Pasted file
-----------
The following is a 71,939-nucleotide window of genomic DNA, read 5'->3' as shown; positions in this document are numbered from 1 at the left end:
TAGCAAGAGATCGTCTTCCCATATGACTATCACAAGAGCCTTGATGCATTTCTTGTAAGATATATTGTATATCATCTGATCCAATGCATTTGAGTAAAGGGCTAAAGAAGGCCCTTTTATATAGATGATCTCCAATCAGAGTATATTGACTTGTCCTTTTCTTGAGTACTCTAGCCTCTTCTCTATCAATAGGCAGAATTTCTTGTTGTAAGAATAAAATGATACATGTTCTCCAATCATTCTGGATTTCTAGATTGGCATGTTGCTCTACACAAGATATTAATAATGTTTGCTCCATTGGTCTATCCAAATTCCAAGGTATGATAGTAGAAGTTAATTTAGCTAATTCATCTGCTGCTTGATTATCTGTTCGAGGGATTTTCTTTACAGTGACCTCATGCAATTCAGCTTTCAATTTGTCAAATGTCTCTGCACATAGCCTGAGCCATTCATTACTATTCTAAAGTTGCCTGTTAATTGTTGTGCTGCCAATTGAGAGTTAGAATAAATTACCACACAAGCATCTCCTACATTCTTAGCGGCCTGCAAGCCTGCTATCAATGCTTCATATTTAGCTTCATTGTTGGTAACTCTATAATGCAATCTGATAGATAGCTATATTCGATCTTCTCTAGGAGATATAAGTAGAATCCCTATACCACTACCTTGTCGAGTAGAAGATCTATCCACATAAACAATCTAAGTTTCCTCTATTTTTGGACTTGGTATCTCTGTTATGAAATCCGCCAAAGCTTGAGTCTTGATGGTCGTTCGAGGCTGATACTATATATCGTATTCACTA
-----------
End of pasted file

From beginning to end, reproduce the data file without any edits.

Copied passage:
The following is a 71,939-nucleotide window of genomic DNA, read 5'->3' as shown; positions in this document are numbered from 1 at the left end:
TAGCAAGAGATCGTCTTCCCATATGACTATCACAAGAGCCTTGATGCATTTCTTGTAAGATATATTGTATATCATCTGATCCAATGCATTTGAGTAAAGGGCTAAAGAAGGCCCTTTTATATAGATGATCTCCAATCAGAGTATATTGACTTGTCCTTTTCTTGAGTACTCTAGCCTCTTCTCTATCAATAGGCAGAATTTCTTGTTGTAAGAATAAAATGATACATGTTCTCCAATCATTCTGGATTTCTAGATTGGCATGTTGCTCTACACAAGATATTAATAATGTTTGCTCCATTGGTCTATCCAAATTCCAAGGTATGATAGTAGAAGTTAATTTAGCTAATTCATCTGCTGCTTGATTATCTGTTCGAGGGATTTTCTTTACAGTGACCTCATGCAATTCAGCTTTCAATTTGTCAAATGTCTCTGCACATAGCCTGAGCCATTCATTACTATTCTAAAGTTGCCTGTTAATTGTTGTGCTGCCAATTGAGAGTTAGAATAAATTACCACACAAGCATCTCCTACATTCTTAGCGGCCTGCAAGCCTGCTATCAATGCTTCATATTTAGCTTCATTGTTGGTAACTCTATAATGCAATCTGATAGATAGCTATATTCGATCTTCTCTAGGAGATATAAGTAGAATCCCTATACCACTACCTTGTCGAGTAGAAGATCTATCCACATAAACAATCTAAGTTTCCTCTATTTTTGGACTTGGTATCTCTGTTATGAAATCCGCCAAAGCTTGAGTCTTGATGGTCGTTCGAGGCTGATACTATATATCGTATTCACTA